Franklin County colleges prepare for freshmen
Posted: Thursday, August 14, 2014 9:04 pm
CHAMBERSBURG, Pa. —
Franklin County colleges are putting the finishing touches on final summer projects in anticipation of the first day of class for students on Aug. 25.
Wilson College in Chambersburg will welcome a new freshman class Wednesday, marking the first class of co-educational,residential students on the campus that was founded as a women’s college in 1869.
The college has made a number of infrastructure upgrades and other changes that are part of its Wilson Today Plan aimed at the college’s goal of financial sustainability.
“What we’re excited about is (that) we’re going to be enrolling the largest class Wilson has seen in 40 years,” said Brian Speer, vice president for marketing and communications.
In the spring, $2.64 million in renovations were completed to McElwain-Davison Hall, one of the campus’ highest occupancy residence halls. The changes will help with the transition to coed.
The work included new paint,ceiling tiles and flooring in every room and new mattresses.Mechanical, electrical and plumbing systems were replaced, and electrical outlets were added,Speer said.
The lounges, community kitchens and laundry area were updated, and the bathrooms wereupdated to comply with ADA standards.
A multi-million dollar expansion of the college’s library, which began with the demolition of the building’s annex in July, will continue through the fall of next year.
The college plans to spend $12 million to construct a three-story addition that will add 1,300 square feet to the originallibrary, which was built in 1925.
A multi-million dollar expansion of the college’s library, which began with the demolition of the building’s annex in July,will continue through the fall of next year.
The college plans to spend $12 million to construct a three-story addition that will add 1,300 square feet to the original library,which was built in 1925.
Construction on the addition is scheduled to begin in mid-September, with completion slated for the fall of 2015, Speer said.
Upgrades have been made to the athletic facilities to expand and improve locker rooms and bathroom facilities, as well as ensuring ADA compliance.
Penn State Mont Alto has been busy this summer, completing more than $2.6 million in campus upgrades.
“Whenever it is possible, campus operations strives to lighten our own ‘footprint’ and become a more sustainable campus,” according to Ron Swope, director of finance and business for Penn State Mont Alto.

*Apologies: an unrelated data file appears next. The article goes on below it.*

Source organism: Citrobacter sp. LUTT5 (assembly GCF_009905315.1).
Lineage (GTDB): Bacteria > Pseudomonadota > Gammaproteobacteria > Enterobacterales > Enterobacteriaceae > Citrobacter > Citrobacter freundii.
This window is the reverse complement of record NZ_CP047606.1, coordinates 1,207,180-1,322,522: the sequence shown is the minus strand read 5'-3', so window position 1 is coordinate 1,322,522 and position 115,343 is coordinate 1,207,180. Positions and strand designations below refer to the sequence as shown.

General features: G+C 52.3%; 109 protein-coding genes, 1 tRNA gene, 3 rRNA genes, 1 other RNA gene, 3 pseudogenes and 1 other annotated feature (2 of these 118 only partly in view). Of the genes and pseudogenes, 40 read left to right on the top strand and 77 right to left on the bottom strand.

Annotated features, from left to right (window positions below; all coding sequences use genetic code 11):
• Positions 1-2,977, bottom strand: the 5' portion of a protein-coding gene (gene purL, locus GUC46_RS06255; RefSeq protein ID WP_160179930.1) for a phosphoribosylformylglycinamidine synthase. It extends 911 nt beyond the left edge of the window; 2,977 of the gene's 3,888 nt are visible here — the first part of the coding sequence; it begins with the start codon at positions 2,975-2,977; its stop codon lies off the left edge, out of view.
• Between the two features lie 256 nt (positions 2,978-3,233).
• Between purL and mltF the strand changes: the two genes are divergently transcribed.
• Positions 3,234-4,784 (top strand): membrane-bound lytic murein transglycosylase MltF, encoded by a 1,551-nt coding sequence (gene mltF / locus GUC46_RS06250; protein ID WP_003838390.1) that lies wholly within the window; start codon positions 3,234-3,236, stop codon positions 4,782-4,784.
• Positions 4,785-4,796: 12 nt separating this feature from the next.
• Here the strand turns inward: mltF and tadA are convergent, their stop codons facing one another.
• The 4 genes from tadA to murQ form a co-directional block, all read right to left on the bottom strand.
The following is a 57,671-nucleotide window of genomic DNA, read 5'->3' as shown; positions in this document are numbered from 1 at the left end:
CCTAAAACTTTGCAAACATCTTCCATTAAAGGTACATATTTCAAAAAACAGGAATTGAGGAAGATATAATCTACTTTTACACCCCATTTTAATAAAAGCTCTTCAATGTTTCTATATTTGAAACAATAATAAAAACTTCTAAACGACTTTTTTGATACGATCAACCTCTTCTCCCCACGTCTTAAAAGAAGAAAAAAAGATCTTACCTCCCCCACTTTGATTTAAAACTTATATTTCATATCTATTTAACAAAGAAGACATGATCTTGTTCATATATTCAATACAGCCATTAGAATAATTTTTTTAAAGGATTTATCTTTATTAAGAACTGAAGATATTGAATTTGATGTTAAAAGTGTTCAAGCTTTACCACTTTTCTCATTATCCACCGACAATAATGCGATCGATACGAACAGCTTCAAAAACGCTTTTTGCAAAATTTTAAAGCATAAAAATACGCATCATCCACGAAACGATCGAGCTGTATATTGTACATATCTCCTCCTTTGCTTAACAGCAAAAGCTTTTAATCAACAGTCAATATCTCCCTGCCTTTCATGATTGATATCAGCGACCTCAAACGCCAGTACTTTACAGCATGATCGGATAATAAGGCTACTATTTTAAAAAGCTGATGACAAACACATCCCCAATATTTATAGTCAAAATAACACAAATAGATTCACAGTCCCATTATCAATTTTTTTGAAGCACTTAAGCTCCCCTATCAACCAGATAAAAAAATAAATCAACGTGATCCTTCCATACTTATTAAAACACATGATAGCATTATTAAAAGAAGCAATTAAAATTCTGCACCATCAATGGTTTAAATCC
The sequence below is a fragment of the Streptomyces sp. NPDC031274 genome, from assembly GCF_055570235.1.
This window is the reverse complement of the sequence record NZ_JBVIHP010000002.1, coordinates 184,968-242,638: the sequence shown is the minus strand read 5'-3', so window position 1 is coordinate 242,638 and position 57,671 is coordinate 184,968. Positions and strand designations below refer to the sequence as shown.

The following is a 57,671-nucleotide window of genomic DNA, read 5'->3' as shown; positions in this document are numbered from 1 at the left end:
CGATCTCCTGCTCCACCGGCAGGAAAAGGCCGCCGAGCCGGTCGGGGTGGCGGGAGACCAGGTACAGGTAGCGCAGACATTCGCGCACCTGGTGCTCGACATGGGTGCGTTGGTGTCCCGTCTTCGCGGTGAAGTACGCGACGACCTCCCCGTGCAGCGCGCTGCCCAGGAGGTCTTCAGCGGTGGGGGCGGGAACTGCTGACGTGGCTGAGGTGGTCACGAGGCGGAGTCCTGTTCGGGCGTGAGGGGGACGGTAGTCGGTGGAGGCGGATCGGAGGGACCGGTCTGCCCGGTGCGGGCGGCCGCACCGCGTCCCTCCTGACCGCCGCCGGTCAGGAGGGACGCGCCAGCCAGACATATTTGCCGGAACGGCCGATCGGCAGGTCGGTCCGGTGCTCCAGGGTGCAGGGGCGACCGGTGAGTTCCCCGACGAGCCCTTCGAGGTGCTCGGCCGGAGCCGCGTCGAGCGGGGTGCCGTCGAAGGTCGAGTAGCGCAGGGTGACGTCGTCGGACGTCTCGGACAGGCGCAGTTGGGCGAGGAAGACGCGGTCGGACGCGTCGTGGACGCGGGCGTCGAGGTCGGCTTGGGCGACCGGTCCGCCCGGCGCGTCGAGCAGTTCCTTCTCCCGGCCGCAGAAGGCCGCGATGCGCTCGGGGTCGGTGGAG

Some of the projects include a new high-tech water chlorination building that provides safe water for the entire campus, a soccer field score board, an audio-visual system in the Multipurpose Activities Center, plus state-of-the -art upgrades to the laboratory classrooms in the Science Technology Building.
That building received the most extensive work of all, said Bradley Kendall, physical plant interim supervisor.
The $1.4 million project includes the renovations of four labs inside the building, new windows, storefront entrance and new roof system, he said. “It just makes for a better learning environment,” Kendall said.
Kendall said this is the first time the building, constructed in 1974, has been renovated.
Other university projects include a new HVAC system in Conklin Hall, which houses the university’s administrative offices, with a cost of $60,000; a new $100,000 ramp entrance for Conklin Hall; exterior door replacement at Wiestling Hall estimated at $100,000; mall area of the campus beautification/sidewalks and lighting for $300,000; remediation building renovation for$128,000; a new scoreboard at the soccer field, $45,000; new sound system in multipurpose activities center for $100,000; spring house renovation for $10,000; new batting cage for $15,000;updates to two labs in the General Studies Building for $62,000, new LED lighting in the parking lot adjacent to Conklin Hall for $12,000;and utility area for sawmill for $169,000.